WORCESTERSHIRE County Council is among local authorities accused of not doing enough to help people coping with alcoholism.

According to an analysis of Public Health England statistics by the UK Addiction Treatment Group (UKAT), in 2017/18 5,156 people were dependant on alcohol.

This is 10 out of every 1,000 people and represents a reduction of 115 since 2010 which is not enough according to UKAT, which operates residential treatment centres for addiction around the UK.

UKAT’s Group Treatment Lead, Nuno Albuquerque, said: “Councils across the West Midlands assumed lead responsibility for alcohol service provision back in 2013, giving them full autonomy of how and where they spend their annual Public Health Grant, yet the numbers of people dependent on alcohol and in need of treatment overall isn’t reducing as much as you’d expect after seven years."

Across the West Midlands there were 62,570 adults dependant on alcohol in 2017/18 and a freedom of information request by UKAT revealed there were 10 residential rehabilitation units available to treat people with alcohol dependence in 2013 but three have since closed.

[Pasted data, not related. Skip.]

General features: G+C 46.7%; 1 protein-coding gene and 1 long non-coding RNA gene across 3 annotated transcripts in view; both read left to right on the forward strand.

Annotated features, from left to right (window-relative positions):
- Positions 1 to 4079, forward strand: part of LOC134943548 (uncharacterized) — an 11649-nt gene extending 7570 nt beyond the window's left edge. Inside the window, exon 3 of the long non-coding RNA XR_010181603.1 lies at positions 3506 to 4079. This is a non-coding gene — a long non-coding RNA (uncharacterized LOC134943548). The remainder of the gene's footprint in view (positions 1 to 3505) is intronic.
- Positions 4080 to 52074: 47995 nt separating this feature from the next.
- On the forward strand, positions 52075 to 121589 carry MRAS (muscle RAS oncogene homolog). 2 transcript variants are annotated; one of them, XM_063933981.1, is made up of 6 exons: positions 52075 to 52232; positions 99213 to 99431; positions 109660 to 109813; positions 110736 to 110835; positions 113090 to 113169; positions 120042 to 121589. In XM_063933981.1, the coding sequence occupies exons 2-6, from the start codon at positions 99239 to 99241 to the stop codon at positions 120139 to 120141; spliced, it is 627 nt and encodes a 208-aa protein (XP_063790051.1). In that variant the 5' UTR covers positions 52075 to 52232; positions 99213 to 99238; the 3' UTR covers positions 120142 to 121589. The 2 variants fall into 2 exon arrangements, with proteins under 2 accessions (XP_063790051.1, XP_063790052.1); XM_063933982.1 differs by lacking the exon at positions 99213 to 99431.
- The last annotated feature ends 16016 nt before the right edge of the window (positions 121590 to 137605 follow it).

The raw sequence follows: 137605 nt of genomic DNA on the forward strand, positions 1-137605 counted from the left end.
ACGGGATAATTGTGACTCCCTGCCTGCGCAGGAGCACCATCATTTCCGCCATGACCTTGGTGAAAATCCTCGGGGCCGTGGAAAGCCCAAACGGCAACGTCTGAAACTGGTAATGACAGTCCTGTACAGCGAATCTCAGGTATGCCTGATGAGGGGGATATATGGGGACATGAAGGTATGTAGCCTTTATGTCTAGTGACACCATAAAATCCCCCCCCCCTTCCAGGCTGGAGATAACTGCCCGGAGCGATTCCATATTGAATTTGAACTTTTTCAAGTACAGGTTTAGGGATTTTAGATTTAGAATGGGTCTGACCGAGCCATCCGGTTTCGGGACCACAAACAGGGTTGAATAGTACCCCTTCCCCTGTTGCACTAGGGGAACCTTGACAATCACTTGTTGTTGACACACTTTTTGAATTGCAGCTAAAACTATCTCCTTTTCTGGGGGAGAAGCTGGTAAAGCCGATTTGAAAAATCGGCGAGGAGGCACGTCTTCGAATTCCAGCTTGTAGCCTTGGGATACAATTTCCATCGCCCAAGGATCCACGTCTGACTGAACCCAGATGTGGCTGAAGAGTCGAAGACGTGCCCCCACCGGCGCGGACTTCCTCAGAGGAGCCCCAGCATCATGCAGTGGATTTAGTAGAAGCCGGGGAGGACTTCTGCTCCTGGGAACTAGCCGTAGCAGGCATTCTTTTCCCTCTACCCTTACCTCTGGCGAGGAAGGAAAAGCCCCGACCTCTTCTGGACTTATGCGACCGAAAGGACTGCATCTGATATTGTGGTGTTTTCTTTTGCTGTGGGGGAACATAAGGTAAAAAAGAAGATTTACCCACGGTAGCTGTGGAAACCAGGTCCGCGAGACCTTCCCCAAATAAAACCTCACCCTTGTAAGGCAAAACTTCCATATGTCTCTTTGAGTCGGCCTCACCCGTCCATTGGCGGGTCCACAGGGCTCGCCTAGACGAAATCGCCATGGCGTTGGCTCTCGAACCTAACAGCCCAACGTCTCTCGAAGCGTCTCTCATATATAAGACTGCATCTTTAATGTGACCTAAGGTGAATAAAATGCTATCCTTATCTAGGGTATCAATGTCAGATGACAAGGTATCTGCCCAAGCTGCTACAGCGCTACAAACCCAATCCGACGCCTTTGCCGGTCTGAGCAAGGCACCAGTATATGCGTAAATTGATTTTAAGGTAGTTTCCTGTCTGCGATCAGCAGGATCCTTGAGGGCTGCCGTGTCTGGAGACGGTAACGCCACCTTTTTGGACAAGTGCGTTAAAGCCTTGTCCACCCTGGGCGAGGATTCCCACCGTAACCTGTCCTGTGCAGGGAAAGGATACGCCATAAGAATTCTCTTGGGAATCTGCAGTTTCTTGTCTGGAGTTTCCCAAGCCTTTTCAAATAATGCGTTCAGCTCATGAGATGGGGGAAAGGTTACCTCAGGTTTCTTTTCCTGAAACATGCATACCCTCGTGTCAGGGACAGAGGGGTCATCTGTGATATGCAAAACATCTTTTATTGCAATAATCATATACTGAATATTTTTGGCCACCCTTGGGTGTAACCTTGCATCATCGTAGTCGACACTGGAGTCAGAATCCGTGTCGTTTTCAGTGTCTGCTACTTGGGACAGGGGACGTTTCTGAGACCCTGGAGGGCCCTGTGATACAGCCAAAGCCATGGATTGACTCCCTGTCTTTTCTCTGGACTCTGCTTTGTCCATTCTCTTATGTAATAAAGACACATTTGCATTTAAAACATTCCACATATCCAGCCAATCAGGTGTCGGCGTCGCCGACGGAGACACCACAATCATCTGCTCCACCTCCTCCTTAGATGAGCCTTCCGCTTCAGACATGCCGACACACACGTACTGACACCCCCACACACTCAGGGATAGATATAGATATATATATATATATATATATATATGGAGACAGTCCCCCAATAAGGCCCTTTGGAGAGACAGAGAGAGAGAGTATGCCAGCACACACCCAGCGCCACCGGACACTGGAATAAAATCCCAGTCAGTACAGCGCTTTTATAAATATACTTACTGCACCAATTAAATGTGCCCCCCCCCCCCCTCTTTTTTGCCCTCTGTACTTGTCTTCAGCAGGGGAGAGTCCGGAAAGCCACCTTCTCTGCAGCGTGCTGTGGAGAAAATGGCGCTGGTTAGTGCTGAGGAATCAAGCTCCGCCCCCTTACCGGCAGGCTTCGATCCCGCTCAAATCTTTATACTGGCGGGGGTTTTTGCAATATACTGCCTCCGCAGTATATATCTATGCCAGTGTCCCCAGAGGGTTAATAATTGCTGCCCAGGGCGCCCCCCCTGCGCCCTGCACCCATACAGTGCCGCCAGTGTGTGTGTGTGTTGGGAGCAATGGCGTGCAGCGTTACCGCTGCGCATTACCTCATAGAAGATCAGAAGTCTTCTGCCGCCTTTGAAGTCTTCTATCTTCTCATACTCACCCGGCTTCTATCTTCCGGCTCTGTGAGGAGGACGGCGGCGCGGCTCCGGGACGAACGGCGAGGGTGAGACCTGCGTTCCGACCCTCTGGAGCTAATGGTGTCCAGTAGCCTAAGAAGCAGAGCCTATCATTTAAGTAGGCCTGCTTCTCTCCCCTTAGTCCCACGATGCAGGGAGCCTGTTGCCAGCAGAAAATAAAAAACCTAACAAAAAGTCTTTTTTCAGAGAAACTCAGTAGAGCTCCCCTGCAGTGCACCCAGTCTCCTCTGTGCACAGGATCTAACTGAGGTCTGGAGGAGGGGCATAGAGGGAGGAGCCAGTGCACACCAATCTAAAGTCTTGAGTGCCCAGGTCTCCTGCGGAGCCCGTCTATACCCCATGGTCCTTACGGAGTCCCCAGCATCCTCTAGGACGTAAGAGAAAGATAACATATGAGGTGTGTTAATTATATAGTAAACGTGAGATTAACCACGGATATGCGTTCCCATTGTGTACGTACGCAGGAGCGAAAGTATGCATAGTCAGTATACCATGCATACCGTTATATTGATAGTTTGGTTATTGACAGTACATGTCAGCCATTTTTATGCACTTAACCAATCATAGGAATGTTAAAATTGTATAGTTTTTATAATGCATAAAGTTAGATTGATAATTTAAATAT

A spokesperson for Worcestershire County Council said: “Individuals who require support for their alcohol or drug problems can access a range of support options.

"Worcestershire County Council commissions an integrated evidence based drug and alcohol service and the annual value in 2019/20 is £3,904,000.

"This includes delivery of a specialist treatment service for young people and adults and supports access to community detoxification and rehabilitation.

"In 2019, there were approximately 2000 adults and 100 young people in specialist drug and alcohol treatment in Worcestershire and the rates of successful treatment completions for alcohol and opiate use are significantly better than the national average.”

Nuno Albuquerque added: "If the councils decide to opt for other - more than likely, cheaper - types of care for their patients, like community day centres, then these facilities lack vital funding and over time, have ceased operation.

"Quite simply, greater investment in effective treatment facilities, accessibility and awareness will help lower the number of people in this community suffering with alcohol dependence.”